Finnomena, a Thailand digital wealth management platform, hopes the business partnership with Franklin Templeton will extend its role in the country’s private banking sector, according to a joint statement by the firms on Monday.
The collaboration will give Finnomena access to Franklin Templeton’s technology to offer customised portfolios in its bid to target the mass retail and affluent investor segments.
In the first quarter of 2021, minimum client outlays will be THB 10m ($333,000), and in the second half of this year, the minimum requirement will be reduced to THB 500,000.
“Previously, only investors with at least THB 50m worth of investment were eligible to experience solutions from global asset management companies,” said Finnomena CEO, Jessada Sookdhis, in a statement.
“Through this partnership, we have significantly lowered the minimum investment sum, and will offer both financial products and investment knowledge to all our clients in Thailand,” he said.
The portfolios will be engineered by Franklin Templeton’s investment solutions group, and clients will also be able to receive investment ideas and research from the Franklin Templeton Academy, an education programme.
“Investors will be able to perform portfolio analysis and view insights on their customised portfolios, which was previously accessible only to high-net-worth individuals in Thailand,” said a Finnomena spokesman.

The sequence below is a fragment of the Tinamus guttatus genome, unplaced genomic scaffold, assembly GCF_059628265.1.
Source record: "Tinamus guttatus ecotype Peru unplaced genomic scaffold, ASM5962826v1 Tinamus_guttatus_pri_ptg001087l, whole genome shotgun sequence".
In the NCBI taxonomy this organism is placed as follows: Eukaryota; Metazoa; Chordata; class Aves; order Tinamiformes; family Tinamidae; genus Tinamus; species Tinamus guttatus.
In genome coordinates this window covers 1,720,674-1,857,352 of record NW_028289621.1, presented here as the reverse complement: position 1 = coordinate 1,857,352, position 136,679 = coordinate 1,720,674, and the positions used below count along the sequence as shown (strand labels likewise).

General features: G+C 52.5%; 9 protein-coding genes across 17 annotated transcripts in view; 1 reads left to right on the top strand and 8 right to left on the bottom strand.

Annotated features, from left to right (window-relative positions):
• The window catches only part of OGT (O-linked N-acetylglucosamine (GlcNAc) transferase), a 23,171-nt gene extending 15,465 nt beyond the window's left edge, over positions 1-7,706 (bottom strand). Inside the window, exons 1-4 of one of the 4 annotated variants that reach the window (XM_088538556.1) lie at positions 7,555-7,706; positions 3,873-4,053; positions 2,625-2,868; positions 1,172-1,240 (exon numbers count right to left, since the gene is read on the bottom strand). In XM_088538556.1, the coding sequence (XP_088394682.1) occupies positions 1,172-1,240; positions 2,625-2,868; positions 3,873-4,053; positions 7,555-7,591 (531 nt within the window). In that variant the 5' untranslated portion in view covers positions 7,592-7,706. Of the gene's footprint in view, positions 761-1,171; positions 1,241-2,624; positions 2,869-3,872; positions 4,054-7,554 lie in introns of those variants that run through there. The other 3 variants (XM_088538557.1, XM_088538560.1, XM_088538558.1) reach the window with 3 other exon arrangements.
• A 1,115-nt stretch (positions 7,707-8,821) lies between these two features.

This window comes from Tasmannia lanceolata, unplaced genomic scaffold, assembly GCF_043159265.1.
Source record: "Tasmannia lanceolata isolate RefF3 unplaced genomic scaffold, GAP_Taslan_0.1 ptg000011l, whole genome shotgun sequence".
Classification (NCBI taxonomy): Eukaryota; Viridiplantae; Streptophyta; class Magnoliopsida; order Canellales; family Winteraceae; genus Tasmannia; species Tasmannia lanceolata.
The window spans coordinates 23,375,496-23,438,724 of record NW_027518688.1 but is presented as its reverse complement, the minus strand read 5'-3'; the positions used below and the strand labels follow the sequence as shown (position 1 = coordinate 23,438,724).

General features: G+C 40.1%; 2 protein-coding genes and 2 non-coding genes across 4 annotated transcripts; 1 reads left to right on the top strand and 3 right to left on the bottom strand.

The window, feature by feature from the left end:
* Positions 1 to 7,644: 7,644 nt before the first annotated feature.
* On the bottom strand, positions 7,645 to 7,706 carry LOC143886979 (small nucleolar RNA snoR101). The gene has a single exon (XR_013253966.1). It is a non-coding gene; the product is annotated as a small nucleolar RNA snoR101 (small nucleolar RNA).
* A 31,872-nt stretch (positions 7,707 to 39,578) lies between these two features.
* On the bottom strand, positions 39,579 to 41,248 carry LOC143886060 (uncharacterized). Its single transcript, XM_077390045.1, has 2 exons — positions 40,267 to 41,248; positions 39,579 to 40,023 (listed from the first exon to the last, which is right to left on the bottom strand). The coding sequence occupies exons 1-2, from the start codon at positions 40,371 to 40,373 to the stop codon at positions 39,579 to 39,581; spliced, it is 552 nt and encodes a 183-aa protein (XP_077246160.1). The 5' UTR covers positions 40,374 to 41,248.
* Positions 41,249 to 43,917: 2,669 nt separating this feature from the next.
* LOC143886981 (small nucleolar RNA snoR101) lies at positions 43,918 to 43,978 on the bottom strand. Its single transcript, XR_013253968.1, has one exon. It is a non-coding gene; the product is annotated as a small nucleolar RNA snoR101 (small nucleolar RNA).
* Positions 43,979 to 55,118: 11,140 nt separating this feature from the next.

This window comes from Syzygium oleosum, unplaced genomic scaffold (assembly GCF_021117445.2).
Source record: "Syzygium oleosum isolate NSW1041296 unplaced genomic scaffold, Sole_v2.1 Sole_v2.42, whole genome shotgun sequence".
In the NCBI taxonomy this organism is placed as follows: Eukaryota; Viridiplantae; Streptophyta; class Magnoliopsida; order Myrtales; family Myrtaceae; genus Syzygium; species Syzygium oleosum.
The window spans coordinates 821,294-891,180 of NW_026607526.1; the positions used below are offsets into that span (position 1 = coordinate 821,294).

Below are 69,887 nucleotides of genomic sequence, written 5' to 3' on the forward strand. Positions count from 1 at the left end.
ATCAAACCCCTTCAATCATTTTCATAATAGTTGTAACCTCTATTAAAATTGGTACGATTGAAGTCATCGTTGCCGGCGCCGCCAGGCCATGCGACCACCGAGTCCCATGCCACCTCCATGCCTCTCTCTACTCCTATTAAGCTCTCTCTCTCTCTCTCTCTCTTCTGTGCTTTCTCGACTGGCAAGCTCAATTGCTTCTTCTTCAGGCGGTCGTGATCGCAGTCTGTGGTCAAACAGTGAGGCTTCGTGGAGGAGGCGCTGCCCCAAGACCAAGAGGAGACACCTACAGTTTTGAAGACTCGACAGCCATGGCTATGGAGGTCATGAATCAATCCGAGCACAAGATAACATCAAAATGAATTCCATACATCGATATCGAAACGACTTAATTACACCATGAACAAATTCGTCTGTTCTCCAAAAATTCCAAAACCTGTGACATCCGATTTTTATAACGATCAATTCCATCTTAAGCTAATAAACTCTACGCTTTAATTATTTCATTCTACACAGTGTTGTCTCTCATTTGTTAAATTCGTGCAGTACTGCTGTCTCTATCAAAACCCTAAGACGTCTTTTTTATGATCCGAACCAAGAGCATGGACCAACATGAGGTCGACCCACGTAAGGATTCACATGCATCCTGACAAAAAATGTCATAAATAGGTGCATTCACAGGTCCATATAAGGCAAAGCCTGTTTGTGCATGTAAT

Besides operating a digital investment platform, Finnomena provides analysis tools and runs a Supermart service. Founded in 2016, it claims to have more than 3.4 million platform visits per month and over 300,000 subscribers as it aims to reach $1bn in assets under advisement.
In January last year, the firm said that it had captured $10m in funding via a Series B round co-led by Openspace Ventures and Gobi Partners.
Franklin Templeton is a global investment management organisation with subsidiaries operating in over 165 countries. The California-based company has around $1.5trn in assets under management as of December 31, 2020, according to its website.
“It has been our shared belief that education and best-in-class financial solutions should be made simple and accessible to the public. In doing so, we look to create a positive impact to the investor community in Thailand,” said Dora Seow, country head of Singapore, who oversees Franklin Templeton Southeast Asia’s (ex Malaysia) business.
Most digital wealth platform initiatives in Thailand have focused exclusively on the high-net-worth segment of the individual investor market.
In a report last year, SCB Julius Baer predicted that their wealth will exceed $400bn by the end of 2020 and will increase at a five-year CAGR of 9.9%. A category of around of 30,000 rich Thai clients should encourage robo-advisory initiatives, concluded the firm, a joint venture between Siam Commercial Bank and the Zurich-based firm.
Most recently, Hong Kong-based Quantifeed teamed up with Kiatnakin Phatra Securities to provide the technology for Phatra Mandate Service, a discretionary portfolio management service for wealthy Thai individuals.